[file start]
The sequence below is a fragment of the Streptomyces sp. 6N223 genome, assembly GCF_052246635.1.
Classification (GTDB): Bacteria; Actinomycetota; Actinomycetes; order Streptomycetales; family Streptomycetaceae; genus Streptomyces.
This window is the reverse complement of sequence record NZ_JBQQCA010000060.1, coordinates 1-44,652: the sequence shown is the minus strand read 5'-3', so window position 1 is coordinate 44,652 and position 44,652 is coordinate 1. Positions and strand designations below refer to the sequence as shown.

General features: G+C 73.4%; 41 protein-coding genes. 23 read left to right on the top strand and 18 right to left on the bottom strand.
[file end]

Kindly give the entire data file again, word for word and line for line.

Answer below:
The sequence below is a fragment of the Streptomyces sp. 6N223 genome, assembly GCF_052246635.1.
Classification (GTDB): Bacteria; Actinomycetota; Actinomycetes; order Streptomycetales; family Streptomycetaceae; genus Streptomyces.
This window is the reverse complement of sequence record NZ_JBQQCA010000060.1, coordinates 1-44,652: the sequence shown is the minus strand read 5'-3', so window position 1 is coordinate 44,652 and position 44,652 is coordinate 1. Positions and strand designations below refer to the sequence as shown.

General features: G+C 73.4%; 41 protein-coding genes. 23 read left to right on the top strand and 18 right to left on the bottom strand.